THE new president of the Management Association of the Philippines (MAP) said he supports the government’s plan to amend the ownership, caps and industry restrictions in the economic provisions of the 1987 Constitution.
On the sidelines of the MAP Inaugural Meeting at Shangri-La the Fort, newly inducted MAP President Rene D. Almendras said that the changes in the economic provisions of the Constitution will help attract foreign investment to the Philippines.
“We have spoken in the past that we are supporting the changes which are economic in nature. Because we think that can make a difference as far as attracting foreign investors into the country,” Mr. Almendras told reporters on Thursday.
Asked for the official MAP position on Senate proposals to amend the Constitution, he said that the organization has yet to come out with its position.
However, he said MAP members are pleased with the focus of pro-amendment advocates to the economic provisions.
“We are glad that they are focusing on that (but) I cannot say whether we are fully supportive of the Senate version, because to be honest, we don’t know what that is. But if it is along the lines of economic reform, we are for it,” he added.
Both the House of Representatives and Senate are pursuing amendments to alleviate economic challenges.
Senate President Juan Miguel F. Zubiri recently filed Senate Resolution of Both Houses No. 6, which seeks to amend Articles XII, XIV and XVI of the Constitution.
The resolution proposes to insert the phrase “unless otherwise provided by law” to the Constitution’s articles on the operation of public utilities, basic educational institutions and advertising industry, opening the door for restrictions to be tweaked by legislative action.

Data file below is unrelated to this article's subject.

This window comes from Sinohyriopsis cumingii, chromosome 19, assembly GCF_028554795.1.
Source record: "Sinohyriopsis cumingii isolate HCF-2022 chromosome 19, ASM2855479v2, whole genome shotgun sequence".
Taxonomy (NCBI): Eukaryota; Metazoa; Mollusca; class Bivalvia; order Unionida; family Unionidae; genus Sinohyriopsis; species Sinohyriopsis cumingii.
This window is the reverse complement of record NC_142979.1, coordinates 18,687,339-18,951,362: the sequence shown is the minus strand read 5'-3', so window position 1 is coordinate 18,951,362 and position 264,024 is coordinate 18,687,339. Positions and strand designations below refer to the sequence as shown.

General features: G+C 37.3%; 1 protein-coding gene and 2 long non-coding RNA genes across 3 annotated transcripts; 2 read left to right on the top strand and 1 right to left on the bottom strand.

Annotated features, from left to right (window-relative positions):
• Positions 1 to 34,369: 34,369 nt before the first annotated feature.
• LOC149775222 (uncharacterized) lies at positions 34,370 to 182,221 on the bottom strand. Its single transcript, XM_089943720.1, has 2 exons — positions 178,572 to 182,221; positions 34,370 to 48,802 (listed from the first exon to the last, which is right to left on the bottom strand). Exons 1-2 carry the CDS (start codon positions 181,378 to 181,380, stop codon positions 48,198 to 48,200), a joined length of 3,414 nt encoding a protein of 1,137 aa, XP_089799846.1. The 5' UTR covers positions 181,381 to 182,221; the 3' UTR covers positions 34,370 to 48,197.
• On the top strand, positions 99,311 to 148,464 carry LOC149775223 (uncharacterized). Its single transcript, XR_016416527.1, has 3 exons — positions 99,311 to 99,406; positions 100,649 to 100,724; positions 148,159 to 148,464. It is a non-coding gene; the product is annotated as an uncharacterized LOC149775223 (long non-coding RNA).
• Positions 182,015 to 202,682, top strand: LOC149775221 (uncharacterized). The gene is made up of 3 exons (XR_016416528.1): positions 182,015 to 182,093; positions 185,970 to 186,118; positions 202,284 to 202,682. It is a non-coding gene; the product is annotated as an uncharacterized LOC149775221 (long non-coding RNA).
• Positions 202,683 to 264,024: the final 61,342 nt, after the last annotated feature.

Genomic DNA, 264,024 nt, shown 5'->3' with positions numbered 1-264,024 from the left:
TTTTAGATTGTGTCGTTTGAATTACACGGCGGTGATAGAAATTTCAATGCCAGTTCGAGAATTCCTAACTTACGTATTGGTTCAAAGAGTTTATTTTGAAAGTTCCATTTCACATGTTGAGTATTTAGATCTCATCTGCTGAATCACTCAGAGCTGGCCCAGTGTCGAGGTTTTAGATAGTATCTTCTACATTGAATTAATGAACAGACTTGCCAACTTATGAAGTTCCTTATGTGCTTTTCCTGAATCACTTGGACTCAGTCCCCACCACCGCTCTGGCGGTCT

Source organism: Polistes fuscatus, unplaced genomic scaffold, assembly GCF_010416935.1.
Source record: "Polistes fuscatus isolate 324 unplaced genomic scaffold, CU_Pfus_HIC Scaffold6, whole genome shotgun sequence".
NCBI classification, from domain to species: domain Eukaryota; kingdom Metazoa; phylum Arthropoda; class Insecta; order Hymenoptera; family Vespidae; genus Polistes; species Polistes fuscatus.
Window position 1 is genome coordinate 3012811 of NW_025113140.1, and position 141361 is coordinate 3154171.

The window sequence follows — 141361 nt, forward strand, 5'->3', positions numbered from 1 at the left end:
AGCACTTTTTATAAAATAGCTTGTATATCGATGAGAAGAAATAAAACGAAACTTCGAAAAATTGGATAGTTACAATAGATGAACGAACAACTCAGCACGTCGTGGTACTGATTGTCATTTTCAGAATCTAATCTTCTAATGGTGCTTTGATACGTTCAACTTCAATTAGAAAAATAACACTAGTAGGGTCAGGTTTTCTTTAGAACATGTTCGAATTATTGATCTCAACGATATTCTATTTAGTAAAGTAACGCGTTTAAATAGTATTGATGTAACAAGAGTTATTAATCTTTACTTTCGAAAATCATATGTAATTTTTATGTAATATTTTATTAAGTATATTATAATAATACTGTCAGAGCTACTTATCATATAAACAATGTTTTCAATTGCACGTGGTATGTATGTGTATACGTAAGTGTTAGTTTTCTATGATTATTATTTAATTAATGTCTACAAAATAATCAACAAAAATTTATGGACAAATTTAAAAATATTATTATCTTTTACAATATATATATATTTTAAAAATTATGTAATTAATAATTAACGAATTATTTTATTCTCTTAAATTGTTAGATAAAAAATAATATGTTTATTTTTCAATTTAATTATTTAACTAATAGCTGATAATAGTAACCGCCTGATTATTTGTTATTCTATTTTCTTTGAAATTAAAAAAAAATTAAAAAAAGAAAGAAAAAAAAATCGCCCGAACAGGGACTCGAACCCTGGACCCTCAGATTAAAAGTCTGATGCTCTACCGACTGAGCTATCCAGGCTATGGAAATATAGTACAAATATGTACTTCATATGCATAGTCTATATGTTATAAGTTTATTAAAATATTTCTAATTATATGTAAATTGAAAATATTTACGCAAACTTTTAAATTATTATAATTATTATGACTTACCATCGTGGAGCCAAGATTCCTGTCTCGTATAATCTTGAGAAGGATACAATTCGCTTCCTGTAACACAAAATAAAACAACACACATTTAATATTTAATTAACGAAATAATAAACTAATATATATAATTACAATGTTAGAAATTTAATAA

Meanwhile, Mr. Almendras said that the economic provisions should focus on amending the curbs on ownership, caps and industry restrictions in order to make the Philippines more competitive.
“Competitiveness needs to be addressed because to stay as we are, business as usual, is going to be a real mistake. Every economy in the world is already pushing to be competitive. If we don’t do anything we are going to be left behind,” he said.
In his speech, Mr. Almendras said that MAP will pursue competitiveness as one of its five priorities in 2024.
“Recent economic realities, together with globalization, highlight the need to enhance our competitiveness, as all the other economies are so doing,” he said.
“To help improve the global competitiveness of the Philippines, we will push for vital policy reforms, through executive or legislative action, that will eliminate corruption, improve the ease of doing business, ensure food security through agricultural productivity, and sustain an enabling business environment for local and foreign investors,” he added.
He said such a focus will attract greater and more diverse job-creating investments. — Justine Irish D. Tabile